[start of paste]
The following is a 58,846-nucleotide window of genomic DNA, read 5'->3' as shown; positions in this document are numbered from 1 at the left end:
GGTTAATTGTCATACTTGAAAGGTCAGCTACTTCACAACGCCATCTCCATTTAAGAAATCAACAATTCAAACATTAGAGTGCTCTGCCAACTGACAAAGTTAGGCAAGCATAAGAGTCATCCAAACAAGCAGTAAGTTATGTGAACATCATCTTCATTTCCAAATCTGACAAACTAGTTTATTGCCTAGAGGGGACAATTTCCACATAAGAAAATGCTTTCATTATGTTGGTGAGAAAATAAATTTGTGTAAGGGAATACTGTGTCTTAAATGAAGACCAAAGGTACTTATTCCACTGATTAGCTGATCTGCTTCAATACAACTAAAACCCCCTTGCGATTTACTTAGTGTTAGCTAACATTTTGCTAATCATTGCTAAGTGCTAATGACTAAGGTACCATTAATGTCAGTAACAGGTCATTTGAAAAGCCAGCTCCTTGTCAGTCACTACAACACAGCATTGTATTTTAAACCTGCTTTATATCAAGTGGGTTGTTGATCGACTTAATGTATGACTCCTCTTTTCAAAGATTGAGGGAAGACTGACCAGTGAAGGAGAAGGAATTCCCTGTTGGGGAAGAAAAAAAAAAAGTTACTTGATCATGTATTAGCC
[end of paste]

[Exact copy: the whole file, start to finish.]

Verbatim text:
The following is a 58,846-nucleotide window of genomic DNA, read 5'->3' as shown; positions in this document are numbered from 1 at the left end:
GGTTAATTGTCATACTTGAAAGGTCAGCTACTTCACAACGCCATCTCCATTTAAGAAATCAACAATTCAAACATTAGAGTGCTCTGCCAACTGACAAAGTTAGGCAAGCATAAGAGTCATCCAAACAAGCAGTAAGTTATGTGAACATCATCTTCATTTCCAAATCTGACAAACTAGTTTATTGCCTAGAGGGGACAATTTCCACATAAGAAAATGCTTTCATTATGTTGGTGAGAAAATAAATTTGTGTAAGGGAATACTGTGTCTTAAATGAAGACCAAAGGTACTTATTCCACTGATTAGCTGATCTGCTTCAATACAACTAAAACCCCCTTGCGATTTACTTAGTGTTAGCTAACATTTTGCTAATCATTGCTAAGTGCTAATGACTAAGGTACCATTAATGTCAGTAACAGGTCATTTGAAAAGCCAGCTCCTTGTCAGTCACTACAACACAGCATTGTATTTTAAACCTGCTTTATATCAAGTGGGTTGTTGATCGACTTAATGTATGACTCCTCTTTTCAAAGATTGAGGGAAGACTGACCAGTGAAGGAGAAGGAATTCCCTGTTGGGGAAGAAAAAAAAAAAGTTACTTGATCATGTATTAGCC